The writer-director Eugene Ashe’s throwback romance “Sylvie’s Love” is a film to get lost in, featuring beautiful people in stylish clothes wooing each other against the backdrop of an elegant and enchanting New York City in the late 1950s and early ’60s. Tessa Thompson plays the title character, a poised and passionate young woman who has her life mapped out: She is going to get a job as a television producer and marry her boyfriend when he gets back from serving in the Army overseas. Then she meets a promising jazz saxophonist (Nnamdi Asomugha) and starts to imagine something else for herself. Ashe keeps the melodrama to a minimum. Instead he makes something that has the sumptuous surfaces of an old Hollywood movie but centers the Black artists and middle-class professionals who were previously left out of the picture.

Also arriving:

Dec. 11

“I’m Your Woman”

“The Wilds”

Dec. 16

“The Expanse” Season 5

Dec. 18

“El Cid”

“The Grand Tour Presents: A Massive Hunt”

Dec. 30

“Yearly Departed”

‘Baby God’

Starts streaming: Dec. 2

The title of the director Hannah Olson’s documentary “Baby God” refers to Dr. Quincy Fortier, a fertility specialist who made headlines when several DNA tests showed that he had been using his own sperm to help impregnate unwitting patients. While the subject matter here is pretty shocking — with a series of stunning revelations that includes yet another scandal, introduced halfway through the film — Olson doesn’t take the sensationalistic true-crime route. Instead, this short and unusually muted movie is primarily focused on Fortier’s progeny, who have had their lives upended by his choices and have spent years grappling with what it might mean to be related to someone who could be so vile.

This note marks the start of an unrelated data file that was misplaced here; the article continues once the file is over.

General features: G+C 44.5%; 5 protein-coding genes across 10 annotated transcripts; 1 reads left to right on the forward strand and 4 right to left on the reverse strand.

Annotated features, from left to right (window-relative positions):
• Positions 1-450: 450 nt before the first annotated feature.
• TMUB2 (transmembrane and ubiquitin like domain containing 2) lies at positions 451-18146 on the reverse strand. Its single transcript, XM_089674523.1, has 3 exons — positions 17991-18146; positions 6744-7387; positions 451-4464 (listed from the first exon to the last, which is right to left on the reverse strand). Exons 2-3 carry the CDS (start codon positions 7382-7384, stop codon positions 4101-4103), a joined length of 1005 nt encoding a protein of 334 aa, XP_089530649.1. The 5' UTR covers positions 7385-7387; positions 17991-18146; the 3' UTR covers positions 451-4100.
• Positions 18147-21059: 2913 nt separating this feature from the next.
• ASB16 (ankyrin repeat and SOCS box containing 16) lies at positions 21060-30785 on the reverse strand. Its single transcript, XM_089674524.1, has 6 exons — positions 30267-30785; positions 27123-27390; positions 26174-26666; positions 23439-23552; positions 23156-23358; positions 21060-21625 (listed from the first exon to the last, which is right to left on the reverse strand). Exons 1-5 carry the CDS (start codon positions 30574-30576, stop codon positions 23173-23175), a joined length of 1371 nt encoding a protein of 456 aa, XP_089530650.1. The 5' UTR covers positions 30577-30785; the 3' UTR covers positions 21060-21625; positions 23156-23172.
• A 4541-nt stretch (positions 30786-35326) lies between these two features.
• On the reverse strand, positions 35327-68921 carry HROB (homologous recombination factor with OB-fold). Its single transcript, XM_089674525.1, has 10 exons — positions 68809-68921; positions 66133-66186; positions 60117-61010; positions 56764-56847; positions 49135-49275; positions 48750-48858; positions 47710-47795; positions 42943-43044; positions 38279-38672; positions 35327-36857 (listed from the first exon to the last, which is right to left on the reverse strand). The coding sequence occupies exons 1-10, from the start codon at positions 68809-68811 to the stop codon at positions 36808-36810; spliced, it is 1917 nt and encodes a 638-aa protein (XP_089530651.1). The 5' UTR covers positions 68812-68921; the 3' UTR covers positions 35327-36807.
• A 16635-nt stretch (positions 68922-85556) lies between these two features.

‘Summer Camp Island’ Season 3

Starts streaming: Dec. 10

Though the wonderfully whimsical animated series “Summer Camp Island” has reached its third season — an impressive milestone for any show these days — more TV buffs should be aware of Julia Plott’s utterly delightful kiddie cartoon, about youngsters who find clever ways to pass the time at a never-ending camp run by capricious witches. Preteen viewers will appreciate the brisk 11-minute episodes and the simple plots. Viewers of all ages should enjoy the deadpan, absurdist humor of Plott’s rainbow-colored universe, where nearly every inanimate object has a face and a personality. “Summer Camp Island” is trippy, but it’s not at all dark or disturbing. It’s a jolt of joy.

‘Wonder Woman 1984’

Starts streaming: Dec. 25